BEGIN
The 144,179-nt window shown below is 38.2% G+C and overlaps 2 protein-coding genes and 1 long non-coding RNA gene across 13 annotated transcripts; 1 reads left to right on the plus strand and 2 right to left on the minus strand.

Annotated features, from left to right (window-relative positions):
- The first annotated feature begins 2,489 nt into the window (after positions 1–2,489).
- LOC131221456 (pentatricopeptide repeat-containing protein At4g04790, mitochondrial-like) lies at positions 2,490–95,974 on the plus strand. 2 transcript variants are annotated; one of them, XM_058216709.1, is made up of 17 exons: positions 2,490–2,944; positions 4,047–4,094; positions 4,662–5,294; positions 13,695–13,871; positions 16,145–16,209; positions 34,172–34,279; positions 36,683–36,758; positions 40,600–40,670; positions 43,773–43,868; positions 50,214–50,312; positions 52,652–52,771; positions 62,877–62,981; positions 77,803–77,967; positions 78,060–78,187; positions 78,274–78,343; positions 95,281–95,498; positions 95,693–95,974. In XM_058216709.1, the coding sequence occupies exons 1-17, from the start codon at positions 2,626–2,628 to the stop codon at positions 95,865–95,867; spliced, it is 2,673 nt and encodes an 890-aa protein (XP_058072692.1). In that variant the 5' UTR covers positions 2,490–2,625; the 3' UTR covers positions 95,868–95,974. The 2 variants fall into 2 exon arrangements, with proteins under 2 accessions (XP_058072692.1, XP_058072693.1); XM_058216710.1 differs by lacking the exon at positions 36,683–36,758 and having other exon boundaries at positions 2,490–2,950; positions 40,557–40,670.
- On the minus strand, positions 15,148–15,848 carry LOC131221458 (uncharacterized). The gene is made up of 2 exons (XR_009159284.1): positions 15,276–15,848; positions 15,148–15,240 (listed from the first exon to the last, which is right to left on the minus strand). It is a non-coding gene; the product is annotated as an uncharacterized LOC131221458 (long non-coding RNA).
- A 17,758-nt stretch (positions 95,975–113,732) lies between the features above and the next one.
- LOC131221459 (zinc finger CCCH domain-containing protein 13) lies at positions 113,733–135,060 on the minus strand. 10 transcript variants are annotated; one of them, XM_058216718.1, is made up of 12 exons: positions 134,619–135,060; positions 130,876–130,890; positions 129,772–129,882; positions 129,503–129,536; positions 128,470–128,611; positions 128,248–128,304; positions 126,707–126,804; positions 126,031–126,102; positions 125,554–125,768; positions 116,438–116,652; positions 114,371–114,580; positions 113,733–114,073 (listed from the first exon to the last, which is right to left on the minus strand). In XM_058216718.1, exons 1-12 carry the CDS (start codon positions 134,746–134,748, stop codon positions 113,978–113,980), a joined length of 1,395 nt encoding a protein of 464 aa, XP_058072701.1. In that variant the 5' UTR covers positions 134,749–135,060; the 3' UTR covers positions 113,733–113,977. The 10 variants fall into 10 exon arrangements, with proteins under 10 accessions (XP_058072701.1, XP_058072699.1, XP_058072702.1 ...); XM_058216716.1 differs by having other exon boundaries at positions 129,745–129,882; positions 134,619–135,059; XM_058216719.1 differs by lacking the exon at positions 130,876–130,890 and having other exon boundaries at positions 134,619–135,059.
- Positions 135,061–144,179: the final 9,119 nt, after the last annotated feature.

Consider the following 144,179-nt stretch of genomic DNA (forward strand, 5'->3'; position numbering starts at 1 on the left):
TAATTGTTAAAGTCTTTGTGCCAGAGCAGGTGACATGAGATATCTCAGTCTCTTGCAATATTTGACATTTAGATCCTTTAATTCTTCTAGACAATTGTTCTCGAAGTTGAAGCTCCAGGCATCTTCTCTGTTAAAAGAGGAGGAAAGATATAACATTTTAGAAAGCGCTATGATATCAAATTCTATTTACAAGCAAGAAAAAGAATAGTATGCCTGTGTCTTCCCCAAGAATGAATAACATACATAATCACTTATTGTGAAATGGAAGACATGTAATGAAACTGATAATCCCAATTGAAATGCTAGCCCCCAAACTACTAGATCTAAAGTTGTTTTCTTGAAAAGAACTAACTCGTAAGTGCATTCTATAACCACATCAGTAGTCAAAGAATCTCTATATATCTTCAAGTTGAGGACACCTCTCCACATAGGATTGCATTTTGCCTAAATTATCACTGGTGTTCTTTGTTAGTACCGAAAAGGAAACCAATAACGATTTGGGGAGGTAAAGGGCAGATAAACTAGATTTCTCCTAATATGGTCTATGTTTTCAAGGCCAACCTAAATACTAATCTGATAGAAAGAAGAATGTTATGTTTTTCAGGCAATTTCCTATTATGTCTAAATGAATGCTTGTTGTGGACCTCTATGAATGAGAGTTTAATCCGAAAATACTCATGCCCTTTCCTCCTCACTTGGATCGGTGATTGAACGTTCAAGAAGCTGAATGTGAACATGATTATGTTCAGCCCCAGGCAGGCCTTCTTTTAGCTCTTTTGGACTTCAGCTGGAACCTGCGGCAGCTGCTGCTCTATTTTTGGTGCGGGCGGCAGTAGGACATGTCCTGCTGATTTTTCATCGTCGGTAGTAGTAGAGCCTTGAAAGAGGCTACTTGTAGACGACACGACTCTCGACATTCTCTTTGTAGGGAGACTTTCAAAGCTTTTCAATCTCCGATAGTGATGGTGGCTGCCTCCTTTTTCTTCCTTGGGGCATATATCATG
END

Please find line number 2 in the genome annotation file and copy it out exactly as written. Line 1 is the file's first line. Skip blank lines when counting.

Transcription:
Annotated features, from left to right (window-relative positions):